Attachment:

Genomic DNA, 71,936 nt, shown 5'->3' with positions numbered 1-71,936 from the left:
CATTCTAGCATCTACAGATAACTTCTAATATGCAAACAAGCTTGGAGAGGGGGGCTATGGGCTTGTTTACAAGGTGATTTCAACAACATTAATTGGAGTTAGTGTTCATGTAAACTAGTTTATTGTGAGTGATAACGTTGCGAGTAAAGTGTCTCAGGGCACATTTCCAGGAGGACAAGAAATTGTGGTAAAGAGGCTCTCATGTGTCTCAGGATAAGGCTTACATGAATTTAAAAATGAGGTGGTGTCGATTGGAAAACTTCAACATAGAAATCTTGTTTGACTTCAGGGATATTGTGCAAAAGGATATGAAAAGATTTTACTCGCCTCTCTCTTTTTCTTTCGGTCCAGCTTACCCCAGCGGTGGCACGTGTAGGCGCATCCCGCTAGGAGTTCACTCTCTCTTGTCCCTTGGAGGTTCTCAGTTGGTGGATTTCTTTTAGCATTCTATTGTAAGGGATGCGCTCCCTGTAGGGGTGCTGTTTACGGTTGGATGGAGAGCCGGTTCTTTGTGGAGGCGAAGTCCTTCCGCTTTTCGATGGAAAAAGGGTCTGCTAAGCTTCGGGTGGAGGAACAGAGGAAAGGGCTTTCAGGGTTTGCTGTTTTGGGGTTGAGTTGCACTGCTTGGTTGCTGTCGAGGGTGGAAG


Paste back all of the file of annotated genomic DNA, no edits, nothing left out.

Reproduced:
Genomic DNA, 71,936 nt, shown 5'->3' with positions numbered 1-71,936 from the left:
CATTCTAGCATCTACAGATAACTTCTAATATGCAAACAAGCTTGGAGAGGGGGGCTATGGGCTTGTTTACAAGGTGATTTCAACAACATTAATTGGAGTTAGTGTTCATGTAAACTAGTTTATTGTGAGTGATAACGTTGCGAGTAAAGTGTCTCAGGGCACATTTCCAGGAGGACAAGAAATTGTGGTAAAGAGGCTCTCATGTGTCTCAGGATAAGGCTTACATGAATTTAAAAATGAGGTGGTGTCGATTGGAAAACTTCAACATAGAAATCTTGTTTGACTTCAGGGATATTGTGCAAAAGGATATGAAAAGATTTTACTCGCCTCTCTCTTTTTCTTTCGGTCCAGCTTACCCCAGCGGTGGCACGTGTAGGCGCATCCCGCTAGGAGTTCACTCTCTCTTGTCCCTTGGAGGTTCTCAGTTGGTGGATTTCTTTTAGCATTCTATTGTAAGGGATGCGCTCCCTGTAGGGGTGCTGTTTACGGTTGGATGGAGAGCCGGTTCTTTGTGGAGGCGAAGTCCTTCCGCTTTTCGATGGAAAAAGGGTCTGCTAAGCTTCGGGTGGAGGAACAGAGGAAAGGGCTTTCAGGGTTTGCTGTTTTGGGGTTGAGTTGCACTGCTTGGTTGCTGTCGAGGGTGGAAG